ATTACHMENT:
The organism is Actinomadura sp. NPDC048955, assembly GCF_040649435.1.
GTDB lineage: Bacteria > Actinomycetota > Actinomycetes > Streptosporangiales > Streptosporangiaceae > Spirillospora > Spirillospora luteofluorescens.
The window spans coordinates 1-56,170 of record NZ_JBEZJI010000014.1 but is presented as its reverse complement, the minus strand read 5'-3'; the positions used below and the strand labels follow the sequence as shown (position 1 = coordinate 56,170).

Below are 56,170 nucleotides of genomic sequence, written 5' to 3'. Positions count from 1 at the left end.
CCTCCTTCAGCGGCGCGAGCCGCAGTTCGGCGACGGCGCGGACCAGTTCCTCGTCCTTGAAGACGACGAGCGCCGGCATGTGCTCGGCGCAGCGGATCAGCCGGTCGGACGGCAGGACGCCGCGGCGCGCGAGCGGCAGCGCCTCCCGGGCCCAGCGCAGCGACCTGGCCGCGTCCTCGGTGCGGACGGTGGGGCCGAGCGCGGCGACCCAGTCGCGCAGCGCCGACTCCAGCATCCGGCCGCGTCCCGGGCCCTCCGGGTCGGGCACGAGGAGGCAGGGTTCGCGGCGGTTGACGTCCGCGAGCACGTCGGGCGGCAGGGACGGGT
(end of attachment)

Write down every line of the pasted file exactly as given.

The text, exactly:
The organism is Actinomadura sp. NPDC048955, assembly GCF_040649435.1.
GTDB lineage: Bacteria > Actinomycetota > Actinomycetes > Streptosporangiales > Streptosporangiaceae > Spirillospora > Spirillospora luteofluorescens.
The window spans coordinates 1-56,170 of record NZ_JBEZJI010000014.1 but is presented as its reverse complement, the minus strand read 5'-3'; the positions used below and the strand labels follow the sequence as shown (position 1 = coordinate 56,170).

Below are 56,170 nucleotides of genomic sequence, written 5' to 3'. Positions count from 1 at the left end.
CCTCCTTCAGCGGCGCGAGCCGCAGTTCGGCGACGGCGCGGACCAGTTCCTCGTCCTTGAAGACGACGAGCGCCGGCATGTGCTCGGCGCAGCGGATCAGCCGGTCGGACGGCAGGACGCCGCGGCGCGCGAGCGGCAGCGCCTCCCGGGCCCAGCGCAGCGACCTGGCCGCGTCCTCGGTGCGGACGGTGGGGCCGAGCGCGGCGACCCAGTCGCGCAGCGCCGACTCCAGCATCCGGCCGCGTCCCGGGCCCTCCGGGTCGGGCACGAGGAGGCAGGGTTCGCGGCGGTTGACGTCCGCGAGCACGTCGGGCGGCAGGGACGGGT